Given the sensitivity of this research topic, and in particular the possibility that its message might be exploited to justify immoral acts, it's worth heeding the words of Mary Roach in her book Bonk:
'It is important to remember,' she writes, that 'it is the mind that speaks to a woman’s heart, not the vaginal walls... Rape offers a plangent illustration of this fact. I learned in a paper by Roy Levin that rape victims occasionally report having responded physically, even though their emotional state was a mixture of fear, anger and revulsion. ... Regardless of the mechanisms that may or may not explain a rape victim’s physical state, a rapist’s defense based upon evidence of arousal has, to quote Levin, "no intrinsic validity and should be disregarded".'

ResearchBlogging.orgSuschinsky, K., and Lalumiere, M. (2010). Prepared for Anything?: An Investigation of Female Genital Arousal in Response to Rape Cues. Psychological Science DOI: 10.1177/0956797610394660
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The Special Issue Spotter

We trawl the world's journals so you don't have to:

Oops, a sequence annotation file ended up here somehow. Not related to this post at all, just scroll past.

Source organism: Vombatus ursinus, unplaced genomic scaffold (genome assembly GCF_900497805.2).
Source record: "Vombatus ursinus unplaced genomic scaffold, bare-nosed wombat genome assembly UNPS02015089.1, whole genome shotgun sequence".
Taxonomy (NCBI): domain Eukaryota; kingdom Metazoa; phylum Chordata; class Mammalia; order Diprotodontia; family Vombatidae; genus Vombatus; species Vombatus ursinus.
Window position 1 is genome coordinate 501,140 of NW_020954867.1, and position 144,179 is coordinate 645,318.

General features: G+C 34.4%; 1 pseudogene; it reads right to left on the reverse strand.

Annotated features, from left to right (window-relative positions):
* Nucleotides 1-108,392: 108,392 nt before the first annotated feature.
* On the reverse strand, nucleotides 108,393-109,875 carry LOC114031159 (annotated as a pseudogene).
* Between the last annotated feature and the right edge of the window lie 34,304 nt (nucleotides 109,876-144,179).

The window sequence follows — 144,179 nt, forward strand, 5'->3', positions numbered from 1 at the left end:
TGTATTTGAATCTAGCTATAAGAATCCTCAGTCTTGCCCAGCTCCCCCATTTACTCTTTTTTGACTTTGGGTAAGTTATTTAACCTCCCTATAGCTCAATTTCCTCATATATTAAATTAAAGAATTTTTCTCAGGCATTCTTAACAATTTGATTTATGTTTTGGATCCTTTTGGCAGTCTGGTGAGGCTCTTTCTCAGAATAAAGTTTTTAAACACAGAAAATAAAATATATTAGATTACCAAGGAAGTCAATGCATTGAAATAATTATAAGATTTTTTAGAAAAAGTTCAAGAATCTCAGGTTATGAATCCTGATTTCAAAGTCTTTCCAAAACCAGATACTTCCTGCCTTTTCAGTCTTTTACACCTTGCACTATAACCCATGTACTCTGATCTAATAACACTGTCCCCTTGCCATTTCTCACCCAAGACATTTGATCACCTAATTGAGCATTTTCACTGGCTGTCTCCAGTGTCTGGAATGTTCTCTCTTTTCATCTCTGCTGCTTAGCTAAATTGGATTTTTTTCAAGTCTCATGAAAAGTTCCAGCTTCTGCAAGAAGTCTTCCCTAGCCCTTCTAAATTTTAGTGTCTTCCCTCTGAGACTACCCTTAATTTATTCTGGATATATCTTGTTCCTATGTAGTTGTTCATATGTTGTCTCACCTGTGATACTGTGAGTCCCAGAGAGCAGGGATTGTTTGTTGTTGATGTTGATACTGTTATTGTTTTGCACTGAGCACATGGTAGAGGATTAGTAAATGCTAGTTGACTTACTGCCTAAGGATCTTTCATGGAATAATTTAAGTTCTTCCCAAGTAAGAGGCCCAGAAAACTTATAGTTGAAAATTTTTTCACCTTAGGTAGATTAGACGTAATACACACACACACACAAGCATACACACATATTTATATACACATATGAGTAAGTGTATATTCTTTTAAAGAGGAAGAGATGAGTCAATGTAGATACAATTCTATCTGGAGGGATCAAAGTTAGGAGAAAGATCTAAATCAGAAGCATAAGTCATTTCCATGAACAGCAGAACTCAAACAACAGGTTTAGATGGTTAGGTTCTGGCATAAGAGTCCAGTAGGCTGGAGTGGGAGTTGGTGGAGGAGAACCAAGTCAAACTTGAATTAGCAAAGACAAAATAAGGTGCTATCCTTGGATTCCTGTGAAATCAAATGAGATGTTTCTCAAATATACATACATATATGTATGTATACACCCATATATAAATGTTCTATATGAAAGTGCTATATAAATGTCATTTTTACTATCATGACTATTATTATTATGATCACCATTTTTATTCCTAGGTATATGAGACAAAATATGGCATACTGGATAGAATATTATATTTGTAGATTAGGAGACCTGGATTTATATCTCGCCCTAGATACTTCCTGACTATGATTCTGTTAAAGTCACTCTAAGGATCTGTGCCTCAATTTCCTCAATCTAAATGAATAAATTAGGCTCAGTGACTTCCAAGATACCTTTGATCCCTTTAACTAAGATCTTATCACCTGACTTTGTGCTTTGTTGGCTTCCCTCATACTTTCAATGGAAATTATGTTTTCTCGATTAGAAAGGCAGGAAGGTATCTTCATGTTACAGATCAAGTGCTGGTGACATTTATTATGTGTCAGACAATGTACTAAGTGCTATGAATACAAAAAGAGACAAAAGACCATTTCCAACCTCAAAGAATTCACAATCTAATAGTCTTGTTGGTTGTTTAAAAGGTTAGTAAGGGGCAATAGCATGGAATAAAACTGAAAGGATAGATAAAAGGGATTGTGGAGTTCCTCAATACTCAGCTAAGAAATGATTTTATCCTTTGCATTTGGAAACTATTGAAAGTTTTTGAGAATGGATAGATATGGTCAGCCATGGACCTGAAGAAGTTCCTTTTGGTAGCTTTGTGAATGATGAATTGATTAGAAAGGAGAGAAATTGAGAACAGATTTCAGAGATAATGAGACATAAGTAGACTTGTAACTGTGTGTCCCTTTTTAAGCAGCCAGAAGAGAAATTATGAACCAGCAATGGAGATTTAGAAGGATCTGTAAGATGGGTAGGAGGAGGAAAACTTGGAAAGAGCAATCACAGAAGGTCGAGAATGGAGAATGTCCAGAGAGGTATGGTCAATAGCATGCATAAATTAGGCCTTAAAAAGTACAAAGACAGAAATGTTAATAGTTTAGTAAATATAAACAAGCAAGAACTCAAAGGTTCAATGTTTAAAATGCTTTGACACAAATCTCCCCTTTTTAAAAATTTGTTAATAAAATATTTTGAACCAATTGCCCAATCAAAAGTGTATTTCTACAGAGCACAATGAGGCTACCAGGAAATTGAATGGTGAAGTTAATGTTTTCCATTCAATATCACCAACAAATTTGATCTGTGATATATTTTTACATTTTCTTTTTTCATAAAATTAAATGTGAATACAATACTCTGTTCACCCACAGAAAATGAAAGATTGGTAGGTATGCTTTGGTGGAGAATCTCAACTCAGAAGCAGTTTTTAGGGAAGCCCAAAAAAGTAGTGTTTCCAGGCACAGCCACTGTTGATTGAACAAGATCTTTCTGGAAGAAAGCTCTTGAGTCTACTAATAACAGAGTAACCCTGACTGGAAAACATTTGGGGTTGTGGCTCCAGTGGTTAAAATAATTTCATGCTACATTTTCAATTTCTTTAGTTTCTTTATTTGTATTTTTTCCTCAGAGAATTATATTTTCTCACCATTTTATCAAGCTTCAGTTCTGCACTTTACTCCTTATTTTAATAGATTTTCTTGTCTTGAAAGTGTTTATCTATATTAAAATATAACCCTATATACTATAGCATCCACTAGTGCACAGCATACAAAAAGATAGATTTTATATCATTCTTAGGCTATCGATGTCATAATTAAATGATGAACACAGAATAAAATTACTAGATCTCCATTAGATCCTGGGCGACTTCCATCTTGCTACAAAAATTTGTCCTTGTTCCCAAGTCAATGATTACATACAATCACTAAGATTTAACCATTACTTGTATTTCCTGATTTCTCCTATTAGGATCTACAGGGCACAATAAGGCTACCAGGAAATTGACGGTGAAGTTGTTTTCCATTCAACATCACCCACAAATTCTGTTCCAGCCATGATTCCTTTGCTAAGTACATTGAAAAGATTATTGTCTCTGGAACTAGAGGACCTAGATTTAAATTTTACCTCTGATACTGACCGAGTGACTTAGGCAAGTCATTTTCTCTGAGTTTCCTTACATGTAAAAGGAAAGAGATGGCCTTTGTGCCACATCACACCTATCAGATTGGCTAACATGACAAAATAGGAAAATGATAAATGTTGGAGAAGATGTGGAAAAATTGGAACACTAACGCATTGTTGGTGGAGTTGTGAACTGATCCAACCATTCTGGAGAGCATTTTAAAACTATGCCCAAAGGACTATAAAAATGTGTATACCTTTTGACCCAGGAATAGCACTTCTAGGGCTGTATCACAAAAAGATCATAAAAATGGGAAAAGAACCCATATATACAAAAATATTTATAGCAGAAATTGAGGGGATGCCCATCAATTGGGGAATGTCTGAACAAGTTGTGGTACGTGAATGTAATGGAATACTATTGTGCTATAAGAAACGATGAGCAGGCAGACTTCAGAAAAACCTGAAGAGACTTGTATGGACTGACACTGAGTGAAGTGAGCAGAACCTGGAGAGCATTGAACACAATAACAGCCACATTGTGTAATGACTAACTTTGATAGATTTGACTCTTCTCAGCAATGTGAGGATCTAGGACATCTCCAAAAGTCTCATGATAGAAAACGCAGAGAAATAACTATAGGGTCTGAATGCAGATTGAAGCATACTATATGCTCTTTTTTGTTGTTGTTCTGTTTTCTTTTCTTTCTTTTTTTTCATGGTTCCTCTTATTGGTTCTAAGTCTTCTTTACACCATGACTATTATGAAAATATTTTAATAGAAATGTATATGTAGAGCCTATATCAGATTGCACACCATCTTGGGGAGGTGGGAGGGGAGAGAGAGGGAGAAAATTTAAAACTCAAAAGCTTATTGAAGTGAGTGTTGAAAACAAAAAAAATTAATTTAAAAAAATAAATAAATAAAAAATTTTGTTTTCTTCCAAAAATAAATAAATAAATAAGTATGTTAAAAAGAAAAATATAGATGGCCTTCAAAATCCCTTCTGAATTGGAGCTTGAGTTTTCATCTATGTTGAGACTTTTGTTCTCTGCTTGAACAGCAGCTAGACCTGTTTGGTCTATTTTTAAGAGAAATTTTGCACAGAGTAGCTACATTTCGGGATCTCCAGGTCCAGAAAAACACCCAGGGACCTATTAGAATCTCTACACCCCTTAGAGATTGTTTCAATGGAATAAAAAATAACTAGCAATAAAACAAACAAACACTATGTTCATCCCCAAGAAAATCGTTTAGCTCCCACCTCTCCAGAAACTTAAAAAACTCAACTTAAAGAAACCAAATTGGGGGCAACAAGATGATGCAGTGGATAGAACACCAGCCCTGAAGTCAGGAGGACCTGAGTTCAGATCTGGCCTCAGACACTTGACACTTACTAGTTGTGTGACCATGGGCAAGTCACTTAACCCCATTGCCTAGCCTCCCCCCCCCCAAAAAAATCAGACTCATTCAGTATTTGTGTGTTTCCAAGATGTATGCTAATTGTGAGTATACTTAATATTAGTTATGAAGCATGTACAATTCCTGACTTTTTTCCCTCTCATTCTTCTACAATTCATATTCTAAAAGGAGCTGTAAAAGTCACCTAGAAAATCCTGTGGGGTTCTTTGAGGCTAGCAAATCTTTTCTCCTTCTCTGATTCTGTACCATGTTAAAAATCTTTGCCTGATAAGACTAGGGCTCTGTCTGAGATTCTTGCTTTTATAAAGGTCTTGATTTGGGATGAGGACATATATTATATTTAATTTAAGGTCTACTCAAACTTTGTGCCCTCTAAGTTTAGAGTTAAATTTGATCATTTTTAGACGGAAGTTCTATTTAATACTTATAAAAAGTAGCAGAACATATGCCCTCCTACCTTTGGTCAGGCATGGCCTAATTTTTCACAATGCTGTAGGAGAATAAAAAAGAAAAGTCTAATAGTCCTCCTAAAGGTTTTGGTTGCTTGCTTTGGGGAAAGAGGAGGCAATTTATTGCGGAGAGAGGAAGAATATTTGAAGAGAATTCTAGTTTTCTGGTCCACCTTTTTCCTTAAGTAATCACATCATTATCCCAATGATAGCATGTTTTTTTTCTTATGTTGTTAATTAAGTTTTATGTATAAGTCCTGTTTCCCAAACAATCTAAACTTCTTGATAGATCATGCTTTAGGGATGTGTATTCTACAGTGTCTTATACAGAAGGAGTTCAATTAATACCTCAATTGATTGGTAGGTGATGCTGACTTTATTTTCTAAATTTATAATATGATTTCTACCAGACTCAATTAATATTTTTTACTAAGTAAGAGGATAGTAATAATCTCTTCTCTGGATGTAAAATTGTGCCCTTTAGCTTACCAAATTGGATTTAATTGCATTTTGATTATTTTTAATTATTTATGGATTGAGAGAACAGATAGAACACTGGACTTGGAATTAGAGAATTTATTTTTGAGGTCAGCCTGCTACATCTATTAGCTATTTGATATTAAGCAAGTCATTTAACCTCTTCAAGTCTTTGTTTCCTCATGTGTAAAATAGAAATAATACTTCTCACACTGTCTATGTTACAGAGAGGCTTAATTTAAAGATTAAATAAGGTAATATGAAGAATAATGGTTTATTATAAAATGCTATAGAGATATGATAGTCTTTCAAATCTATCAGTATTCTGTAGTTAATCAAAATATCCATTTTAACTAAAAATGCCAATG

Organizational interventions: Issues and challenges (Work and Stress).

Reading Comprehension: Assessment and Intervention for Understanding (Psychology in the Schools).

The cognitive neuroscience of confabulation (Journal of the International Neuropsychological Society) - scroll down to 'symposia'.

Students’ Emotions and Academic Engagement (Contemporary Educational Psychology).
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Three-year-olds show a bias for spotting snakes in a striking posture

Have we evolved to detect this threat?
We humans seem to have an innate predisposition to fear dangerous animals and other hazards that would have imperilled our ancestors - a phenomenon called 'prepared learning'. For example, when researchers in the 1980s used loud noises to condition people to fear the sight of snakes and guns, they found that people acquired a fear of the snakes much more easily, even though the noises matched the sound made by guns. A new study has built on that classic work by showing that children as young as three seem to be particularly adept at spotting snakes in a 'striking pose'.

Nobuo Masataka and his colleagues presented their participants with three-by-three arrays of pictures of snakes and flowers on a touch-screen. On each trial, eight of the pictures were of flowers with one snake picture, or vice versa, and the task was to touch the odd-one-out picture as quickly as possible. Twenty three-year-olds, 34 four-year-olds and 20 adults took part.